By the time that Maples Academy students are in Grade 4 or 5, each kid has their own Chromebook. They use it primarily for Google Classroom, and associated apps. What that’s done is make sure students were already set up for online learning during Covid-19 It was a seamless transition. When we went to online learning, and it wasn't students teaching themselves, there was actual teaching happening from teachers. I wasn't feeling pressured as a parent to do a lot; it was more about making sure our kids knew how to maneuver through the system. Maples Academy was doing all the work, and the teachers were doing an amazing job too. The art teachers still did art every week when they were supposed to. There was nothing that they missed during the pandemic at Maples Academy.
Maples Academy is a small community. People know that the school has strong academics. So when parents choose the school, they know that ahead of time It's nice that when you're at Maples Academy interacting with other parents, everyone believes in that same philosophy, and is on the same page.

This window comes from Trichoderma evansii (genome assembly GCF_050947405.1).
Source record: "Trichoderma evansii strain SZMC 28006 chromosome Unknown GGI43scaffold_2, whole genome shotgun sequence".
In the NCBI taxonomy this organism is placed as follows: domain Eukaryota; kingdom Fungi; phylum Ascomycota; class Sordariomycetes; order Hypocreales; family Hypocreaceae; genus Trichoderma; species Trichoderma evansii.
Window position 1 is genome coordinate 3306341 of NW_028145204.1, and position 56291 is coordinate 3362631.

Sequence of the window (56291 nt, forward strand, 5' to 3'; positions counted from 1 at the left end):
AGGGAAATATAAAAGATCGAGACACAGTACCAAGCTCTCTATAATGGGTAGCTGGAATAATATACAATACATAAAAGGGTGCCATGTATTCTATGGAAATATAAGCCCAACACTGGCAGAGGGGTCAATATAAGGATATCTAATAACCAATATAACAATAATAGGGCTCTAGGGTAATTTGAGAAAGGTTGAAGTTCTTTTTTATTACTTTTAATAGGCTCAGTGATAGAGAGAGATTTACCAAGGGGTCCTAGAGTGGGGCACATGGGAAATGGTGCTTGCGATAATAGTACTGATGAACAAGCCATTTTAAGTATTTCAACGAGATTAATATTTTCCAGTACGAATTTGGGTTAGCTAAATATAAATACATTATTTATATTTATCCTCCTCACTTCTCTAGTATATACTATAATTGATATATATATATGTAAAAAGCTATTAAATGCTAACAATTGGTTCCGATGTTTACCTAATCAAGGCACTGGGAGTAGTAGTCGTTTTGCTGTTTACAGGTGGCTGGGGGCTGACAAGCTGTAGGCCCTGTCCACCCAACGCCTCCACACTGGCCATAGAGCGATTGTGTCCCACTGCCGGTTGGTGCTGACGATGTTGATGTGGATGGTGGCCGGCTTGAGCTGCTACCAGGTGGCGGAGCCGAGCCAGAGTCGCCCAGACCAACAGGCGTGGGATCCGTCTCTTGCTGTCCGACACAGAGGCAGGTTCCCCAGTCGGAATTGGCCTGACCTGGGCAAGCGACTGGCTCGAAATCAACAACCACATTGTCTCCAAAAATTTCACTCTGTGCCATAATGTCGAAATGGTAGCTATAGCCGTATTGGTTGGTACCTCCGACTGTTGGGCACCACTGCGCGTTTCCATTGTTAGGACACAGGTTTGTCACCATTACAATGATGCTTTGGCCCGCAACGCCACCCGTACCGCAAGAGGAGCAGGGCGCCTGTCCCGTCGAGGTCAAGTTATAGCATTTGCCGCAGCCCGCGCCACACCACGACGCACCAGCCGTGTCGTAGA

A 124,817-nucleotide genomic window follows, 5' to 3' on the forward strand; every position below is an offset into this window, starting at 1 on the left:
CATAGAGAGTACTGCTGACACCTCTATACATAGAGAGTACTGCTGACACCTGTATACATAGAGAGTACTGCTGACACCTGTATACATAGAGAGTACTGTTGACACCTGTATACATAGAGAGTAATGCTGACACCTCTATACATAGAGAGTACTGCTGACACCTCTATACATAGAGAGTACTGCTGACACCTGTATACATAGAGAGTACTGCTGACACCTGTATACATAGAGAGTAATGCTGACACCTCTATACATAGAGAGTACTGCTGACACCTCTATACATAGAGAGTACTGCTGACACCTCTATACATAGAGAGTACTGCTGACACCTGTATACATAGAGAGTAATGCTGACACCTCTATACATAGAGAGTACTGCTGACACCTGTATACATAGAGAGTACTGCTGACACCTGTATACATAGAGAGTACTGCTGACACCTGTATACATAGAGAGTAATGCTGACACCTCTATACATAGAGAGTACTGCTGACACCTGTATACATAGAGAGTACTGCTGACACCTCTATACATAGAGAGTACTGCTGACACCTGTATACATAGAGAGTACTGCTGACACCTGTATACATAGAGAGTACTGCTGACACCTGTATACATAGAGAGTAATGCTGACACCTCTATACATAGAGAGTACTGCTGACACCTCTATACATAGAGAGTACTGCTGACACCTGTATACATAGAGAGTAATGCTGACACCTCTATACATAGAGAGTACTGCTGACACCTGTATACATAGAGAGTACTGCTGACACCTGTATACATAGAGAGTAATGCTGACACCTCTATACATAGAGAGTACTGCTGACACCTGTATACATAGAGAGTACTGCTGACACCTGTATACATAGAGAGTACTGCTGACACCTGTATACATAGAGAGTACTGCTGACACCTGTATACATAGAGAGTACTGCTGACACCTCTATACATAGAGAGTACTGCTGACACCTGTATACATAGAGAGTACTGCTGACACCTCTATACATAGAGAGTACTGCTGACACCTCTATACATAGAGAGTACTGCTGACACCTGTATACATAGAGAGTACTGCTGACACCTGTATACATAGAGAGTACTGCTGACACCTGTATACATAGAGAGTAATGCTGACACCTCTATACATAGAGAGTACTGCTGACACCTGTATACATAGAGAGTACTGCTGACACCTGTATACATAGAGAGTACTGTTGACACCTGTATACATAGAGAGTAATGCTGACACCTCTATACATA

Parents who don't go to Maples Academy will ask, ‘where do your kids go?’ Because they see the kind of work that my kids are doing and realize, ‘wait a second, my kids in that same grade, that's not the kind of work that they’re doing.’ That often will spark a conversation about Maples Academy and many times has caused kids to transfer into the school.
The occasional time that I'll ask Maples Academy teachers or administration to chat about something, they will stop everything to make that phone call, and help with whatever situation it is. It's nice to have that back and forth. Maples Academy knows that I'm committed to the school and my kids' education just as much as they are committed to my kids' education.
We'll have been at Maples Academy for 16 years by the time our youngest is out. There's been a lot of change, and we've made a lot of friends there. Luckily, we still live in the same community, so we'll see them all, and they often go to the same high school after It'll be a little bit sad leaving Maples Academy.